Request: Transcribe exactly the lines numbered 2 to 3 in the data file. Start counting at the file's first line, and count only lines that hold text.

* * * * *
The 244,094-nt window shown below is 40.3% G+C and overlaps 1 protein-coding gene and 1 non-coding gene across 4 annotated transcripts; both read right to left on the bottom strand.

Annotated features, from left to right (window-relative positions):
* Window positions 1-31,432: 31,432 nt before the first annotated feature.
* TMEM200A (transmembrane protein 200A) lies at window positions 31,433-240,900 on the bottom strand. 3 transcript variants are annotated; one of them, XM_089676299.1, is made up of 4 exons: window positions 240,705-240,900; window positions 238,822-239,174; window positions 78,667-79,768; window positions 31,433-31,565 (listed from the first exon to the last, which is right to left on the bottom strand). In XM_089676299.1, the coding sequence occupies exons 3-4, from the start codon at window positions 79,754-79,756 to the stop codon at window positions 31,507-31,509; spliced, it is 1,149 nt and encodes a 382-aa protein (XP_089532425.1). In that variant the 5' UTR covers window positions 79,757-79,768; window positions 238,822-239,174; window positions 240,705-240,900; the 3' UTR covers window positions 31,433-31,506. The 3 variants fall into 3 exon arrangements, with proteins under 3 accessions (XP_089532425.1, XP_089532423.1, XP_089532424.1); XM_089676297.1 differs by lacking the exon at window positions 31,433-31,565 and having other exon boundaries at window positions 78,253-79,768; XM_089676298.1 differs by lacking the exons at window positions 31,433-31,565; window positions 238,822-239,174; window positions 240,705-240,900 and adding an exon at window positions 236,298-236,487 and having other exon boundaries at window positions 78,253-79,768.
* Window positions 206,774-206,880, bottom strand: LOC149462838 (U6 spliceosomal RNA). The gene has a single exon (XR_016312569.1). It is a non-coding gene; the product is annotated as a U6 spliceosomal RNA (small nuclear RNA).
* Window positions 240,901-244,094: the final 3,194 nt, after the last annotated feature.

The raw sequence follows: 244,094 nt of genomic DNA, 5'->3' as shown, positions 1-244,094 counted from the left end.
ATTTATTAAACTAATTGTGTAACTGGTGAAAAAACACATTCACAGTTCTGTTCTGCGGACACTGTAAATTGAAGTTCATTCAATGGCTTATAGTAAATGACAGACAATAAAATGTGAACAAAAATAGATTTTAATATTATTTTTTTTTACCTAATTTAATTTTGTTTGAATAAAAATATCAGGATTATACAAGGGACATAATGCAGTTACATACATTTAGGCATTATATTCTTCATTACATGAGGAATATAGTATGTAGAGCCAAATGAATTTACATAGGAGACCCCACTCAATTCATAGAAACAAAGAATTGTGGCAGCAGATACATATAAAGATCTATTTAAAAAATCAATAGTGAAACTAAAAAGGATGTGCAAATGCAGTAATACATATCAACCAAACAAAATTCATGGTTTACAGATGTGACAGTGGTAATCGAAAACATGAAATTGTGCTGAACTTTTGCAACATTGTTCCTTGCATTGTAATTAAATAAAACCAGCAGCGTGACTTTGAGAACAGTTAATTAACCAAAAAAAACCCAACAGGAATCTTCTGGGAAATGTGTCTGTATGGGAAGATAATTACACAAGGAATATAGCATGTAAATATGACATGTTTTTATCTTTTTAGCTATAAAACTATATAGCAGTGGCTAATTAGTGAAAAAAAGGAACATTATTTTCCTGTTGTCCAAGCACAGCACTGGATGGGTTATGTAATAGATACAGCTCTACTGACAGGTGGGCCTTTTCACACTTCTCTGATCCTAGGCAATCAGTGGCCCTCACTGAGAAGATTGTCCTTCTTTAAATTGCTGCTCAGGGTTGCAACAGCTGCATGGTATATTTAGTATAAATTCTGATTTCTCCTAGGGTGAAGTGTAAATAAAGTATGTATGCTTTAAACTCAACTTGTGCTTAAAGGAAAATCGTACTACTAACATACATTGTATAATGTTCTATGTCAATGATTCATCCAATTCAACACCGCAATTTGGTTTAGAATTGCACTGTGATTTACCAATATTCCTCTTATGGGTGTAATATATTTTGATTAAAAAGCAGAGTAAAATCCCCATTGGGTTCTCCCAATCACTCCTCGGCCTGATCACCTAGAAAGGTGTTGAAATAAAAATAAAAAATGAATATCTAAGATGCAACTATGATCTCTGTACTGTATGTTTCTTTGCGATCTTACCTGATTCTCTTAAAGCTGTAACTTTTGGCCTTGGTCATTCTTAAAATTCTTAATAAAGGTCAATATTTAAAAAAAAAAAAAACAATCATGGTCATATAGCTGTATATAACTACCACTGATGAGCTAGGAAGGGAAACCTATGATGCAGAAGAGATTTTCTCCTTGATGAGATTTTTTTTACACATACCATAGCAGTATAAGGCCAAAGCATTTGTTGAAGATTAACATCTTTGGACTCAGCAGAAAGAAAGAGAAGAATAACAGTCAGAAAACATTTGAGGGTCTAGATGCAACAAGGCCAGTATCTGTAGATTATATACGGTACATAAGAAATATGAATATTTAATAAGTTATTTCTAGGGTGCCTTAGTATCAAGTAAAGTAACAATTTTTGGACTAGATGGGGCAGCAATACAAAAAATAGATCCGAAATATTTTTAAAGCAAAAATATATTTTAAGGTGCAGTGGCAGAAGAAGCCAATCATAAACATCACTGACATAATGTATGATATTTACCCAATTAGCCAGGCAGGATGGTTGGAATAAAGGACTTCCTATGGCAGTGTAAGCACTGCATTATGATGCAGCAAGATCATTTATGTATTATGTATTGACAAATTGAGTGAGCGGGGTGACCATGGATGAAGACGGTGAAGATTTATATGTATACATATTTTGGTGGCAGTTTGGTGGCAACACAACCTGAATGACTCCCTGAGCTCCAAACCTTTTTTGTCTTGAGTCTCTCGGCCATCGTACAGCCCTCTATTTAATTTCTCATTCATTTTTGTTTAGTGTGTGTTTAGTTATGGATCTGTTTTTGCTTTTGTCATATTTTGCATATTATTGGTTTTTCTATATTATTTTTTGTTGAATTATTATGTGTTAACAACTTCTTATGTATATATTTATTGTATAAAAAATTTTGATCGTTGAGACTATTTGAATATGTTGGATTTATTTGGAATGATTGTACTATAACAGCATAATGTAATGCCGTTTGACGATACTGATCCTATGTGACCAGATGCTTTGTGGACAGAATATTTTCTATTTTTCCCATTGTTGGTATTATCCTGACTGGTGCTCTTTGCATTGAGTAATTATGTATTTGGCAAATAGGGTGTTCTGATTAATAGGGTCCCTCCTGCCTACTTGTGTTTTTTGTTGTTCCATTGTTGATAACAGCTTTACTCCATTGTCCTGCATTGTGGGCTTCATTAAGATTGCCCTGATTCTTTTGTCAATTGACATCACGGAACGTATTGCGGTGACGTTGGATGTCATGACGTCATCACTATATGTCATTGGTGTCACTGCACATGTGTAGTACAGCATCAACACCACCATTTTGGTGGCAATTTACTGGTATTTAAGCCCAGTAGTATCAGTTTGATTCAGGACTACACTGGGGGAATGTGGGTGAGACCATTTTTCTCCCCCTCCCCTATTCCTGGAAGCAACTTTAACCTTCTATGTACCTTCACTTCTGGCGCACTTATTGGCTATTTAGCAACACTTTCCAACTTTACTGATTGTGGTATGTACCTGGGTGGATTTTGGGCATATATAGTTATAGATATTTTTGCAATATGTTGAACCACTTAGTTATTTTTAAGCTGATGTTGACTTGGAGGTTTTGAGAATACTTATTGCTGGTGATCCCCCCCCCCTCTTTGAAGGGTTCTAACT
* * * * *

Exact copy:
Annotated features, from left to right (window-relative positions):
* Window positions 1-31,432: 31,432 nt before the first annotated feature.